ALL OF US: The motivational camp brought together at-risk teens and counsellors from inner-city communities.
One of the ways the Bob Marley Foundation is making a difference and contributing to a better Jamaica is through social activism and helping to groom the next generation of leaders and icons. That’s why, for the past three years, the foundation has been reaching out to at-risk youth, particularly those hailing from inner-city-based educational institutions, to take part in the One Love Youth Camp, in a bid to transform their lives.
From February 1-7, at the height of the annual festivities celebrating Marley’s legacy, some 50 kids and 30 facilitators took over the Tapioca Village retreat grounds (nestled on the St. Andrew/St. Mary border) for a week of rehabilitative and empowerment activities. In partnership with Ben & Jerry’s Ice-Cream and PYE Global - Partners for Youth Empowerment, the foundation hosted kids from such institutions as Denham Town High, Charlie Smith High, Haile Selassie High, Clan Carthy High and St. Andrew Technical, among others.
Activities ranged from group discussions, visual arts workshops and conflict resolution sessions to theatre arts, community building workshops and motivational talks. Among the facilitators and counselors was Aaron Nigel Smith, an educator and performing artist from Portland, Oregon, who believes well-run programmes such as the One Love Youth Camp deliver benefits that last a lifetime.
“Creativity is important, empowering young people is important. That’s how we make the world a better place,” says Smith, who runs his own non-profit back in the States. “Not many people have access to this kind of outlet for personal development and creativity.”
Seventeen-year-old twins Tia and Tika Campbell assure TALLAWAH that they made ample use of the camp’s offerings. “We learnt many different things, especially how people can work together to solve problems. The lessons were serious, but they made them fun,” share the Papine High graduates (currently enrolled at IUC), who were attending the camp for the second time.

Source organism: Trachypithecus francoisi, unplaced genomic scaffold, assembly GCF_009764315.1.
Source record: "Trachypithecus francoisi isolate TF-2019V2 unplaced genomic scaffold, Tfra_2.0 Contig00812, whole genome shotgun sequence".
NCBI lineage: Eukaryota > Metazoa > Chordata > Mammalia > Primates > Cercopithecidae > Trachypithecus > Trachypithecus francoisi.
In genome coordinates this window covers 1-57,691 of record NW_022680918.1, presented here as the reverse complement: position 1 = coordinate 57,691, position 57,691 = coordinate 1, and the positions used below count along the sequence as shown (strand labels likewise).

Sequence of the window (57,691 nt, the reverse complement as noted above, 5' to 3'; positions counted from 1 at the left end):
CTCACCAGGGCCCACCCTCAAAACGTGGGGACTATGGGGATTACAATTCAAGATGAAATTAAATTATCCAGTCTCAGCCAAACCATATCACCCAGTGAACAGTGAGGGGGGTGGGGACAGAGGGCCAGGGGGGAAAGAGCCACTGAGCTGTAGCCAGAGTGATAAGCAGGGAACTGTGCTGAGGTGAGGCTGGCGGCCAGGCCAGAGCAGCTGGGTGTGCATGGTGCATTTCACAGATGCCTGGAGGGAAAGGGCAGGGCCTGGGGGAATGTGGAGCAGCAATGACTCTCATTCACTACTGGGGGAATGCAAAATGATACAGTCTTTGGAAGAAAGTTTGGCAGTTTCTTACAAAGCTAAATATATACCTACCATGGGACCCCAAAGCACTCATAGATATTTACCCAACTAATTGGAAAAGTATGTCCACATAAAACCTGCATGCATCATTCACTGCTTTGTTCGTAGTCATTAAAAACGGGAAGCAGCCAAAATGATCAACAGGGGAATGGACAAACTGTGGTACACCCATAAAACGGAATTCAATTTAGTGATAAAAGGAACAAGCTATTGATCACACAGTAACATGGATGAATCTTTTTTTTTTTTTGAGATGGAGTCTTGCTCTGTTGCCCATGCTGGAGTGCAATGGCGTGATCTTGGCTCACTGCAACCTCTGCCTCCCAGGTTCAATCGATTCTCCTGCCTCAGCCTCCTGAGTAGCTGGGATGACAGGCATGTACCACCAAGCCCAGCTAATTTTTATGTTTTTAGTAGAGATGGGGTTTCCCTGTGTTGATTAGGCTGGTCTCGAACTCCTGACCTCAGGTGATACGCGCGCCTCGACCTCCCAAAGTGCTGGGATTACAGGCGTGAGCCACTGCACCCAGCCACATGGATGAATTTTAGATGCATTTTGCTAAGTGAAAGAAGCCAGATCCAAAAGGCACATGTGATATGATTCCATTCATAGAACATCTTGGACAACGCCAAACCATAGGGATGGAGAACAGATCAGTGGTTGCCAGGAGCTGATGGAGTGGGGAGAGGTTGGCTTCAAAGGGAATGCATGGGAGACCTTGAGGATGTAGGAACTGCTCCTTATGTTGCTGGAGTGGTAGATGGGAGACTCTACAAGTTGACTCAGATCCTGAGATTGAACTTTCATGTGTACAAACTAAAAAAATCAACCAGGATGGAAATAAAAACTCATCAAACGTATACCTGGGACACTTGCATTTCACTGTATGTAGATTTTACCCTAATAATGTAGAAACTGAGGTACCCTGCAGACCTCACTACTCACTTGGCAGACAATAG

Fourteen-year-old Ryece Wright also regaled us with tales of camp-life excitement and their learning experiences in the appealing all-natural setting. “We did some of the activities down by the riverside and that was fun. But what I enjoyed most was the group work,” shared the Holy Trinity High teen.
Jacqueline Bryan, a trained social worker, says she has seen first-hand the remarkable impact the camp has had on the young people who’ve attended. “There is this one young man in particular who was so transformed by the experience that he participated again this year but as a mentor,” gushes Bryan, who teaches at Haile Selassie. “The camp rehabilitates them, makes them more focussed. And that’s our mission. It’s about the deliberate and intentional empowerment of our young people.”
Looking ahead, sports teacher Shanavaan Clarke sees the camp widening the net. “I think this camp can only get better if we get youths from all over the island to participate, not just the inner-city youths,” Clarke points out. Smith agrees. “I think by continuing to make it a youth-based camp, empowering and training Jamaican youth,” he notes, “it will serve its purpose.”